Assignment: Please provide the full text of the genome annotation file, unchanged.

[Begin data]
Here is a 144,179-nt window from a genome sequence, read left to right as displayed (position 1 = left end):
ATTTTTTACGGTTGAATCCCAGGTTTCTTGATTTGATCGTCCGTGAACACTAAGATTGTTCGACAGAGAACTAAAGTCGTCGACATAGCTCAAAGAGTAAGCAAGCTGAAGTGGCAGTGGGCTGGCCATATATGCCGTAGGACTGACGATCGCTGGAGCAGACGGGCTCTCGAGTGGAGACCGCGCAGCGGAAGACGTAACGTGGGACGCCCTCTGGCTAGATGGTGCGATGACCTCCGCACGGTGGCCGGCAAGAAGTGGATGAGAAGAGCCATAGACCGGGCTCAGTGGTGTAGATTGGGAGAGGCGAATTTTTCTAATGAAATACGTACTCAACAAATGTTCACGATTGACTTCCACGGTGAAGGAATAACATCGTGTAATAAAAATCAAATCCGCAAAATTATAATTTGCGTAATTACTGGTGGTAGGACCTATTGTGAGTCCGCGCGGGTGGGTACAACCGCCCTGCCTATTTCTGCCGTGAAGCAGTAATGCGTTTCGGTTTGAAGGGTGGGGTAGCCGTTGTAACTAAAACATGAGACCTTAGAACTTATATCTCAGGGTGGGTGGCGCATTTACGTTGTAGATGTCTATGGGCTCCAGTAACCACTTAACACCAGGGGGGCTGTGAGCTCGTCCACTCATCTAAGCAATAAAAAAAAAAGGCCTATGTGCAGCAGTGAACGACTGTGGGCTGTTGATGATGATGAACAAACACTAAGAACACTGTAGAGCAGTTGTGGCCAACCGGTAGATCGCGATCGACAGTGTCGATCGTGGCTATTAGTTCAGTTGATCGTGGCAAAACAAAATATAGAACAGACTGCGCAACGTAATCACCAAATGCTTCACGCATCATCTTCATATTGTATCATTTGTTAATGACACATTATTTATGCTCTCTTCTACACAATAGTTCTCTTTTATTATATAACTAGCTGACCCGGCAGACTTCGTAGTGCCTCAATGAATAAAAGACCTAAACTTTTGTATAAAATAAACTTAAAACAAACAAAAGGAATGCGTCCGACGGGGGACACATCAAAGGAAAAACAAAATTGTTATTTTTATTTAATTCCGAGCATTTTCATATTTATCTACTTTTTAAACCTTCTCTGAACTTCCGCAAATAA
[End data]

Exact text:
Here is a 144,179-nt window from a genome sequence, read left to right as displayed (position 1 = left end):
ATTTTTTACGGTTGAATCCCAGGTTTCTTGATTTGATCGTCCGTGAACACTAAGATTGTTCGACAGAGAACTAAAGTCGTCGACATAGCTCAAAGAGTAAGCAAGCTGAAGTGGCAGTGGGCTGGCCATATATGCCGTAGGACTGACGATCGCTGGAGCAGACGGGCTCTCGAGTGGAGACCGCGCAGCGGAAGACGTAACGTGGGACGCCCTCTGGCTAGATGGTGCGATGACCTCCGCACGGTGGCCGGCAAGAAGTGGATGAGAAGAGCCATAGACCGGGCTCAGTGGTGTAGATTGGGAGAGGCGAATTTTTCTAATGAAATACGTACTCAACAAATGTTCACGATTGACTTCCACGGTGAAGGAATAACATCGTGTAATAAAAATCAAATCCGCAAAATTATAATTTGCGTAATTACTGGTGGTAGGACCTATTGTGAGTCCGCGCGGGTGGGTACAACCGCCCTGCCTATTTCTGCCGTGAAGCAGTAATGCGTTTCGGTTTGAAGGGTGGGGTAGCCGTTGTAACTAAAACATGAGACCTTAGAACTTATATCTCAGGGTGGGTGGCGCATTTACGTTGTAGATGTCTATGGGCTCCAGTAACCACTTAACACCAGGGGGGCTGTGAGCTCGTCCACTCATCTAAGCAATAAAAAAAAAAGGCCTATGTGCAGCAGTGAACGACTGTGGGCTGTTGATGATGATGAACAAACACTAAGAACACTGTAGAGCAGTTGTGGCCAACCGGTAGATCGCGATCGACAGTGTCGATCGTGGCTATTAGTTCAGTTGATCGTGGCAAAACAAAATATAGAACAGACTGCGCAACGTAATCACCAAATGCTTCACGCATCATCTTCATATTGTATCATTTGTTAATGACACATTATTTATGCTCTCTTCTACACAATAGTTCTCTTTTATTATATAACTAGCTGACCCGGCAGACTTCGTAGTGCCTCAATGAATAAAAGACCTAAACTTTTGTATAAAATAAACTTAAAACAAACAAAAGGAATGCGTCCGACGGGGGACACATCAAAGGAAAAACAAAATTGTTATTTTTATTTAATTCCGAGCATTTTCATATTTATCTACTTTTTAAACCTTCTCTGAACTTCCGCAAATAA